How did you come up with the title Dhobi Ghat?
Aamir: "The title is something Kiran actually came up with, and she is actually using it as a metaphor for the city of Mumbai. Mumbai is like a dhobi ghat (washing place) where clothes from different places get mixed up in the same water, get washed and become something else. Similarly, in Mumbai people from different backgrounds and religions and languages come together and mix with each other to become something else."
Prateik, how did it feel to take home Filmfare and Stardust awards for your first acting role?
"Awesome. I couldn't have asked for a better start. It was a very nice feeling. We work so hard that it is nice to have this sort of an appreciation. With Jaane Tu... Ya Jaane Na I was just testing the waters. The outcome was not important. I wanted to understand whether this suits me or not. The response obviously was an added bonus."
Your character spends much of the time alone in the movie, Aamir. Was the filming process isolating?
"My character of Arun is quite a loner and a recluse. He doesn’t allow people to get close to him and emotionally open up to people. He is brusque on the outside but vulnerable on the inside. So that is how I played him and that is how I was on the set most of the time."
How much dhobi work and rat killing were you required to actually undertake during the filming process?
Prateik: "I interacted a lot with the dhobis and rat killers to understand the psychology behind their work. Dhobis have a zeal for life and are very lively. I was very surprised to discover that people who have a simple day job to add to their income become rat killers at night. What was astounding, was that the extra money went into buying liquor for themselves, and only after drinking would they kill rats. So it is sort of a vicious circle."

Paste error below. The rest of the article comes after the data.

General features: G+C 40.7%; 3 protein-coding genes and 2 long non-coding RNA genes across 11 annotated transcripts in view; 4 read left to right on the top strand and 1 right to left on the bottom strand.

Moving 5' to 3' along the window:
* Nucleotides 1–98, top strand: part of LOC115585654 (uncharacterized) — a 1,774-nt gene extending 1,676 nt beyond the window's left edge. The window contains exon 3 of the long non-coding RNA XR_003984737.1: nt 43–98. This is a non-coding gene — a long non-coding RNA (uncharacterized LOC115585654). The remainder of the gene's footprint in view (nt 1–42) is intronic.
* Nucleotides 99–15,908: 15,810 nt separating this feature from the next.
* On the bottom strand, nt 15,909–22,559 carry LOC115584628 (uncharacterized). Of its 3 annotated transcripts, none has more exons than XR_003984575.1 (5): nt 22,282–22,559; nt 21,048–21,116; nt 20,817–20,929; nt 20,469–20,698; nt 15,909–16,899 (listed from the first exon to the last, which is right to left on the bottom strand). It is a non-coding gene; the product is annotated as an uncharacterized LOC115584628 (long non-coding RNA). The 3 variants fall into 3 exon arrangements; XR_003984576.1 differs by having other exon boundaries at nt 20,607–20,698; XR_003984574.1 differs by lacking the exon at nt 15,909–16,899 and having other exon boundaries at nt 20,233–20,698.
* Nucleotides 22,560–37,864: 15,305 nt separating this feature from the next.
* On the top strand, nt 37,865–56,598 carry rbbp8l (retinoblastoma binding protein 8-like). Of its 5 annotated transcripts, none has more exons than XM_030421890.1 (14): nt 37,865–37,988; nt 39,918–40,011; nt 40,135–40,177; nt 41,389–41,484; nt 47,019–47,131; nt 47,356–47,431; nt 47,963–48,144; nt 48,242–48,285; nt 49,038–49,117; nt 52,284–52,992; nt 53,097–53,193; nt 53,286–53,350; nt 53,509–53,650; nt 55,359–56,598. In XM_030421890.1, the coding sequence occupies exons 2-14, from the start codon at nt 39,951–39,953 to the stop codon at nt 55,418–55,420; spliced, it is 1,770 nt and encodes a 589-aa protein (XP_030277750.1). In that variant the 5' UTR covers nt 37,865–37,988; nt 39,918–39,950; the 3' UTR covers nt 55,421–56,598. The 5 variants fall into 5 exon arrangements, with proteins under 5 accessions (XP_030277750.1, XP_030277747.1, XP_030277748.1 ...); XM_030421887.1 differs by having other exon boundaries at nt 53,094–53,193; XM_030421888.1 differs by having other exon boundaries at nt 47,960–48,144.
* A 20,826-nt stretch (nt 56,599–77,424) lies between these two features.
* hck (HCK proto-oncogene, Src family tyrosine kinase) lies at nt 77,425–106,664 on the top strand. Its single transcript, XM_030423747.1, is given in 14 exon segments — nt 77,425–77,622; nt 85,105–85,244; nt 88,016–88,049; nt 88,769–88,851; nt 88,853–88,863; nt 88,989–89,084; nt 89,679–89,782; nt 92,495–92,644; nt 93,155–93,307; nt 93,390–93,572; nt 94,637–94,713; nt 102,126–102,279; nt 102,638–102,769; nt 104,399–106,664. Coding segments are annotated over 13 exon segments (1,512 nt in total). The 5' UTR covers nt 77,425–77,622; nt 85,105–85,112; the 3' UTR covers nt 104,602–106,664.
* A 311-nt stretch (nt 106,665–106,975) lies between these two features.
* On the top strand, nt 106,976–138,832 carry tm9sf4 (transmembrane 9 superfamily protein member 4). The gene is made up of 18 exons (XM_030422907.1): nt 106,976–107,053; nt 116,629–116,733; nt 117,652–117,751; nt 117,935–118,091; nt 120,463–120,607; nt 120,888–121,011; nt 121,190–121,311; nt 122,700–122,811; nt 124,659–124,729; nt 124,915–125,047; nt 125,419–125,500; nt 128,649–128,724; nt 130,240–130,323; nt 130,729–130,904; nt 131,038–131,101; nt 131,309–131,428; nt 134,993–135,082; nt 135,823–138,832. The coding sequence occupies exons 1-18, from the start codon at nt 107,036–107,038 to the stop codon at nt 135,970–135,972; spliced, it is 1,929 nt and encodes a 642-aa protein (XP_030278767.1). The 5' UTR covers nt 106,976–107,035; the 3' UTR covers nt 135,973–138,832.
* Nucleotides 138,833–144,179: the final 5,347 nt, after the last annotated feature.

A lot of the film is set on the real streets of Mumbai. Was it difficult to shoot?
Aamir: "Kiran wanted to shoot in real locations and did not want to stop the action. So most of the time the energy of the city is captured in celluloid."
There is that incredibly cinematic scene in the film where you run through the streets of Mumbai in one long camera take. How difficult was that to co-ordinate?
Prateik: "It was a nightmare. I was very scared and more than me, Kiran and Aamir were worried that I’ll get hurt as we were shooting in actual traffic and not with staged cars. But when I had to shoot, I ran as if I was running for my life as that was the point of the scene and I managed. Since the scene has stayed with you, Kiran has done a good job."
This is very different to some of your earlier commercial projects, Aamir...
"I think that today audiences are really open to watching different kinds of films. You have audiences for films like Ghajini and Dabangg, the big mainstream entertainers. Then you have audiences for films like Peepli Live or No One Killed Jessica. I’m glad to see there are more and more audiences for unusual films and more filmmakers coming up also with unusual topics to make films on."
Prateik, in terms of your outward image you seem to have undergone some changes in the two years since you were last on screen...
"For Dhobi Ghat I was required to pump up my physique and look like a wannabe actor. Once I started exercising I really got into the physical aspect. In fact, Aamir gave me a lot of tips after that. I also had a haircut for Dhobi Ghat. So yes, the film was instrumental in making me a changed person physically."
Aamir, your last production Peepli Live recently lost out in its Oscar bid...
"When you are selected from your country for the category of 'Best Foreign Language Film' you are facing the best films from all over the world. Each country sends their best film. The competition is tough, with maybe 50 or 60 films, and to get to the top 5 is not easy."
You have so far avoided big Hindi film song and dance numbers, Prateik. Is this something you are looking forward to doing?
"Of course, I’m a very hungry actor. I want to do as much as possible."
Dhobi Ghat is out on general release now.